There are three methods for selecting an arc to enter the basis. The primary methods are the candidate list and first select methods.

To create a candidate list, the entire list of arcs is inspected to see which are non-optimum. Each node is allowed to keep one candidate arc. If one or more arcs adjacent to a node is non-optimum, the one whose reduced cost most violates the optimality condition is listed for that node. Once the candidate list is constructed, the program picks arcs from that list to enter the basis. The list is sorted so that the arc that most violates optimality is chosen first. When all the arcs on the list have been used, a new list is generated.

The first select method goes through the list of arcs and evaluates the reduced cost of each. The first arc violating optimality conditions is selected to enter the basis.

The Candidate Control Field controls this aspect of the process. When set to 1, the candidate list procedure is used throughout the solution process. When set to 0 the first select method is used throughout the solution process. Say the field is set to 0.5. The candidate list method is used until fewer than half the nodes have candidates. Then the process switches to the first select method.

The Alternate select method is useful when the model includes parallel arcs or nonlinear arcs. For these models, certain arcs are more likely to violate optimality conditions than others. When the option is chosen, the algorithm quickly checks these arcs before the more complicated selection methods are used.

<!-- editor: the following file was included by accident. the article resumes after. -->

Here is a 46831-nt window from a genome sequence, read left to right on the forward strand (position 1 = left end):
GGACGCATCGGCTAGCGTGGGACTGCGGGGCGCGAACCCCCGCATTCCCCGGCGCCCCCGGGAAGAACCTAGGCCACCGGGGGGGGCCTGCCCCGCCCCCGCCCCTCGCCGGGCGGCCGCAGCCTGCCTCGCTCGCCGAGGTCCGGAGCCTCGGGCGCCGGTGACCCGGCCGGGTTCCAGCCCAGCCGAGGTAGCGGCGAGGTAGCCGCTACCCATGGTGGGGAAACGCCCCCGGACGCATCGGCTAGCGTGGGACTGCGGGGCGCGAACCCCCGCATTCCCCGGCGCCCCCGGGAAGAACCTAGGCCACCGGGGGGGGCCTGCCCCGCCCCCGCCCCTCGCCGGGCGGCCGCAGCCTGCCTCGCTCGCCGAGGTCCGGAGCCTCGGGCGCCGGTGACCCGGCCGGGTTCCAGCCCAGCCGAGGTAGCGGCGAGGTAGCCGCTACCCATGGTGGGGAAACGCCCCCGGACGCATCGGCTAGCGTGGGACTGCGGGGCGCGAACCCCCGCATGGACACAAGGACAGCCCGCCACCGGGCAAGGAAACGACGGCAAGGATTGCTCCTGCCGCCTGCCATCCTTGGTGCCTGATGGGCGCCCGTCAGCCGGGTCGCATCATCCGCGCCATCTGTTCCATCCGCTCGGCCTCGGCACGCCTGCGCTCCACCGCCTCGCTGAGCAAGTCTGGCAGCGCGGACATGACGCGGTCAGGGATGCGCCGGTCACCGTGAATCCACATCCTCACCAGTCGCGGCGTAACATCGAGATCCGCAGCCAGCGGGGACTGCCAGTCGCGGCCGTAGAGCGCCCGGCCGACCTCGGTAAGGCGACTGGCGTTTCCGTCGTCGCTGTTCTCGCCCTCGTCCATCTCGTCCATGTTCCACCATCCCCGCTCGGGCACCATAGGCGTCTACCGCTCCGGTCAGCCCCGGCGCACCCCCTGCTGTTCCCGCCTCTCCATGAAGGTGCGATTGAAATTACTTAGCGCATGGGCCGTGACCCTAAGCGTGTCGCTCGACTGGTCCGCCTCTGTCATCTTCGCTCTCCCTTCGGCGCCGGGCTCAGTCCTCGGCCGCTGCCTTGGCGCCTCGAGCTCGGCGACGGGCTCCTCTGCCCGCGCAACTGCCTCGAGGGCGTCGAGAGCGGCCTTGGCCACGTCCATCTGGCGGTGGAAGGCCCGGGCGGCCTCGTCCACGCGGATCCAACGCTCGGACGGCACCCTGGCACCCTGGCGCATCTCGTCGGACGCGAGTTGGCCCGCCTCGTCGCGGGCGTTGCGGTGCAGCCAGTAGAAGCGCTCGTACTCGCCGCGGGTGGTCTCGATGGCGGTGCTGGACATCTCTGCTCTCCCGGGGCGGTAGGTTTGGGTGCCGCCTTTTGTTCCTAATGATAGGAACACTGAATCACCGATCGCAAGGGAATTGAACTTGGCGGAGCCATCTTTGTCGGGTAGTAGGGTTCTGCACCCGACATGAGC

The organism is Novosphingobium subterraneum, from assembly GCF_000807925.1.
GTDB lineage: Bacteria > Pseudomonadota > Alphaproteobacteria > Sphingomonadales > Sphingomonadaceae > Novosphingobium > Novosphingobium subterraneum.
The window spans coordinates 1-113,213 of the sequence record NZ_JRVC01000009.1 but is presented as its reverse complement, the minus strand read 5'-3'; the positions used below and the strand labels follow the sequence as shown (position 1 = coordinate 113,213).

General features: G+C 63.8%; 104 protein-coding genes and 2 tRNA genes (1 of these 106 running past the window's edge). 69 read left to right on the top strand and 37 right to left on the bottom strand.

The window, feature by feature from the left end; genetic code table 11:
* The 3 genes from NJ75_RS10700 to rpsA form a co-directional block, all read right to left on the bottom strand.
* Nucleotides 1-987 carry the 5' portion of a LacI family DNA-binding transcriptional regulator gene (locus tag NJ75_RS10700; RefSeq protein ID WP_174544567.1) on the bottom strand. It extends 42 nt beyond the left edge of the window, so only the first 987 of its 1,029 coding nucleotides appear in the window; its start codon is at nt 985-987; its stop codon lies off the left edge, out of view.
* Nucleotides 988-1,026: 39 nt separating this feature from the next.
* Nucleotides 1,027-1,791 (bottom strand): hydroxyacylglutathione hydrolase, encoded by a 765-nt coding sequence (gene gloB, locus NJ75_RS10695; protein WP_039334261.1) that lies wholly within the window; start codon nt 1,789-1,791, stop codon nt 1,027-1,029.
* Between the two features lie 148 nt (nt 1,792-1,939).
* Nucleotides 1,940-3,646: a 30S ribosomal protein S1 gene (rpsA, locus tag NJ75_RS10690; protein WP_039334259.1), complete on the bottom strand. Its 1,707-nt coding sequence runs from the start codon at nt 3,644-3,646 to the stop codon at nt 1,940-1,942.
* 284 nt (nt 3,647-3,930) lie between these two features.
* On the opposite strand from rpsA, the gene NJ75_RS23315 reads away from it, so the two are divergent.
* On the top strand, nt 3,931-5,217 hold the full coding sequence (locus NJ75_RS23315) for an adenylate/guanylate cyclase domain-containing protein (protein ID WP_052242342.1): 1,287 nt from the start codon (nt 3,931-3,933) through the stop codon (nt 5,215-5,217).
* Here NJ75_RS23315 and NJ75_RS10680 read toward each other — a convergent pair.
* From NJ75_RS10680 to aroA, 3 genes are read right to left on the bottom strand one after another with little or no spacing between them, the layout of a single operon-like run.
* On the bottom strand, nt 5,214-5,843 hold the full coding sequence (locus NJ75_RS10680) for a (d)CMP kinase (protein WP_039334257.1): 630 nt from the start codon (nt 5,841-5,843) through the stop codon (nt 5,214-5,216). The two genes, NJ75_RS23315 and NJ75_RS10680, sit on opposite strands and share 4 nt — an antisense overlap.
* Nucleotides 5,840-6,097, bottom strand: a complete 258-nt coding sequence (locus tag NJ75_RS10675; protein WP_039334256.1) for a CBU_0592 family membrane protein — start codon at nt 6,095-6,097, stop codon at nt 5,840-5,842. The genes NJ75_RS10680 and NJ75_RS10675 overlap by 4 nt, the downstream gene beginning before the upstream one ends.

Initial Solution

Two different starting strategies are available. The first option starts with all flows equal to zero and an all artificial initial basis. The second strategy gathers the initial flows from the values shown on the worksheet. If a basis is displayed, the arcs listed are used as the initial basis. The algorithm starts with these values for the flows and the basis. The advanced start option is useful when only slight modifications are made to the network model.

Operations Research Models and Methods
by Paul A. Jensen and Jon Bard, University of Texas, Copyright by the Authors